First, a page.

Political moderation was the big winner in off-year elections this week, as Democrat Terry McAuliffe narrowly defeated a Tea Party conservative to become governor of Virginia, and New Jersey’s moderate Republican Gov. Chris Christie was re-elected in a landslide. McAuliffe beat Attorney General Ken Cuccinelli in Virginia by just 3 points, in a race that was widely seen as a national bellwether. Cuccinelli ran a deeply conservative campaign, condemning immigration reform and Obamacare, and pledging to restrict access to abortions. McAuliffe, a former business executive and ally of Bill and Hillary Clinton, outspent Cuccinelli by as much as 10–1, and positioned himself as a “business-friendly” pragmatist who could work with Republicans. Cuccinelli credited his comeback from double-digit deficits in the polls to a voter backlash against President Obama. “Despite being outspent by an unprecedented $15 million, this race came down to the wire because of Obamacare,” he said. In an Alabama congressional primary, state Sen. Bradley Byrne—the choice of establishment Republicans—defeated Tea Party challenger Dean Young.
Christie’s huge, 22-point victory in New Jersey installed him as the Republican to beat in the 2016 presidential primaries (see Controversy of the week). Across the Hudson River, Bill de Blasio was elected the first Democratic mayor of New York City in 20 years, defeating Republican candidate Joe Lhota with a defiantly progressive platform. De Blasio built his campaign on a “tale of two cities,” saying he wanted to narrow the gap between the city’s wealthy elites and the 46 percent of New Yorkers near or below the poverty line.
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What the editorials said
These results “hold important lessons for the GOP,” said USA Today. The party might easily have won in Virginia without an outspoken extremist like Cuccinelli on the ballot. This “longtime culture warrior” alienated female and moderate voters with hard-line policies such as personhood laws that would have banned abortion and some kinds of contraception, and a push to restore the state’s ban on sodomy. The message to Republicans who wish to become a majority party again is clear: “Stop nominating candidates who are far out of the political mainstream.”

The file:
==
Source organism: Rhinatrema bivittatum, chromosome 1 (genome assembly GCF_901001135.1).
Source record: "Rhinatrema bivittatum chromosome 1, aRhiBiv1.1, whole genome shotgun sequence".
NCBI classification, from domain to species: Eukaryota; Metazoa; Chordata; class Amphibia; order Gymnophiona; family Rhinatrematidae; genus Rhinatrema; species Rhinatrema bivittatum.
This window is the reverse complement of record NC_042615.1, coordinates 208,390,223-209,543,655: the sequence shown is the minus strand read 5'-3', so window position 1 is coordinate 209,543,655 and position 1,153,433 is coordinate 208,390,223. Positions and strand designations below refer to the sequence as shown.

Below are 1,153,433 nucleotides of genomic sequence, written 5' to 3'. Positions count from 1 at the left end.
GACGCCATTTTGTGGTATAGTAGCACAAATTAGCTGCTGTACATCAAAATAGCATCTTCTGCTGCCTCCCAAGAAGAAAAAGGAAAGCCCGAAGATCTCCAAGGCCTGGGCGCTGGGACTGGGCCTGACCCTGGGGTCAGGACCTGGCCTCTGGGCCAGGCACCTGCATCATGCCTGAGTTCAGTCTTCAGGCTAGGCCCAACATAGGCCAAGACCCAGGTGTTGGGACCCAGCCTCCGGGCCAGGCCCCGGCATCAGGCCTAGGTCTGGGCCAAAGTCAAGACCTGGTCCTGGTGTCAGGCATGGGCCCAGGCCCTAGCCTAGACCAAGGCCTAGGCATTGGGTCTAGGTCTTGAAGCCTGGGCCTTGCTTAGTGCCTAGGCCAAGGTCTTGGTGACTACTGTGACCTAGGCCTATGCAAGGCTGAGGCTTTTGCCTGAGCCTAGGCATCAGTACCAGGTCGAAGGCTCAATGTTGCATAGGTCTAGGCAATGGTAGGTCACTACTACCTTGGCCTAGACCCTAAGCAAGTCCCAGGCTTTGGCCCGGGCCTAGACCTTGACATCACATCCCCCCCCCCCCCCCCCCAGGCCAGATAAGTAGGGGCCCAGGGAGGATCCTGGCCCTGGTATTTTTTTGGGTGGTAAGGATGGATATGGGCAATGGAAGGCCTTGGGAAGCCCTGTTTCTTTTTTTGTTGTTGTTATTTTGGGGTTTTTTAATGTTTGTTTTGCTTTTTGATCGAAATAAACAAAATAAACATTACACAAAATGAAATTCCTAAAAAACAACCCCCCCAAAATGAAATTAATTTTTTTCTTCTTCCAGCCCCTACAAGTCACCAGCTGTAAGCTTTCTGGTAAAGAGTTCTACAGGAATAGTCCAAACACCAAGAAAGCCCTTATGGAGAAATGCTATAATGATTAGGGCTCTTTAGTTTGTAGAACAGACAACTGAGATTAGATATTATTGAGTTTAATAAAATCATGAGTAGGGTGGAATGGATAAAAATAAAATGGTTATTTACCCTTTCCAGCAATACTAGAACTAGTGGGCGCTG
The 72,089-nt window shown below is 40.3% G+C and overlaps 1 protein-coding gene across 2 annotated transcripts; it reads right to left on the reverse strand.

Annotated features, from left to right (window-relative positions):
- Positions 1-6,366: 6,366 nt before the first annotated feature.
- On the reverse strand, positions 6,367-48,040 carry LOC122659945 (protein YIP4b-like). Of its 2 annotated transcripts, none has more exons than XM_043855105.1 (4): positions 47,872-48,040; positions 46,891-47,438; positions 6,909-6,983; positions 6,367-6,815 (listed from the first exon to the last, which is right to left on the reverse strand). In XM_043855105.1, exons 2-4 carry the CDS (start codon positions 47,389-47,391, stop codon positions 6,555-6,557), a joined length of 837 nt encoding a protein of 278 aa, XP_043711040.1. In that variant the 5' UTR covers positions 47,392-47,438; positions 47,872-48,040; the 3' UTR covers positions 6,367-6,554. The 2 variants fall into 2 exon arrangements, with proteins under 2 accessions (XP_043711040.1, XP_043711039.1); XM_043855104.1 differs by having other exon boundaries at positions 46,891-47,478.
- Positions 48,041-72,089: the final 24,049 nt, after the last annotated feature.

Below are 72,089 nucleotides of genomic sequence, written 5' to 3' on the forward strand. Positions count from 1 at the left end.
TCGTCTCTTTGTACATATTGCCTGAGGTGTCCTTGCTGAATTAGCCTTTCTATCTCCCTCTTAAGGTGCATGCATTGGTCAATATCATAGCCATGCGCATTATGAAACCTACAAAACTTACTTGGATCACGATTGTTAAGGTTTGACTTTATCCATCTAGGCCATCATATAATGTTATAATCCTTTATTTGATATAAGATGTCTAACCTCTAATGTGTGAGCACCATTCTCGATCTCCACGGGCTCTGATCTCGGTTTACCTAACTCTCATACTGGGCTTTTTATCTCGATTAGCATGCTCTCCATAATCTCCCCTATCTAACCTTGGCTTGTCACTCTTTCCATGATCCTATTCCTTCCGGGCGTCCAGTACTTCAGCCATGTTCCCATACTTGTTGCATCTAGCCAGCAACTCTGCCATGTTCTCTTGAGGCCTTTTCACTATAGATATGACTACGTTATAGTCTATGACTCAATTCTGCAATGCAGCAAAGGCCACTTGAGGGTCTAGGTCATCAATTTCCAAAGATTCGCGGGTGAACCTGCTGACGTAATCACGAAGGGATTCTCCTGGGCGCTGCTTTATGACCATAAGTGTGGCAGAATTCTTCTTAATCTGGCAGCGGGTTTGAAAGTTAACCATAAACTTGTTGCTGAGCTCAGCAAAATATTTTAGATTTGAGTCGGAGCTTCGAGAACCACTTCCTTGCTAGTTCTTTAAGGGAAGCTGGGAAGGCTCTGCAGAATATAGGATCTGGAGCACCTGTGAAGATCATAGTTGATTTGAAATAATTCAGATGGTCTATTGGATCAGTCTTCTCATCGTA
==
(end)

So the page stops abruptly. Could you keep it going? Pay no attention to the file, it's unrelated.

Christie may be the “new hero of mainstream Republican conservatives,” said The Washington Post. But Bill de Blasio has become the standard-bearer for the Democratic left, embodying the liberal anger at President Obama’s failure to address income inequality and stand up for the 99 percent. De Blasio’s challenge “now goes from electioneering to governing,” said the New York Post, and there’s little to be optimistic about. Progressive mayors overspent and overtaxed this city into an economic morass in the 1970s and ’80s and let criminals run amok. De Blasio will erase 20 years of progress if he follows that same course.
What the columnists said
Democrats have little reason to celebrate, said Jonathan S. Tobin in CommentaryMagazine.com. Yes, the government shutdown engineered by the Tea Party put Cuccinelli in a deep hole. But even in “purple” Virginia, growing voter anger over the various betrayals in Obamacare “wound up turning a rout into a narrow election.”
Cuccinelli lost for a simple reason, said Dahlia Lithwick in Slate.com. As an activist attorney general, he tried to impose on all Virginians “a social and religious code” that was “extreme, hateful, and intrusive.” He opposed abortion even for rape and incest victims, advocated transvaginal ultrasounds to intimidate women seeking abortions, and insisted on abstinence-only sex education. Female voters swung for McAuliffe by 14 points, sending a message to all would-be conservative lawmakers that attempts to control women will be “met with a ‘no.’” Just do the math, said Jennifer Rubin in WashingtonPost.com. In a country in which just 35 percent of voters identify as conservatives, “a center-right candidate is going to do a lot better than a far-right candidate.’’
Still, it’s an ominous sign for Democrats that McAuliffe barely won, said Nate Cohn in NewRepublic.com.He was running under “all but ideal conditions,” with a vast money advantage in a state where many federal government workers are still fuming over the Republican shutdown. If Democrats struggle to beat a seriously flawed candidate like Cuccinelli, Republicans should be “feeling relatively confident heading into 2014.”
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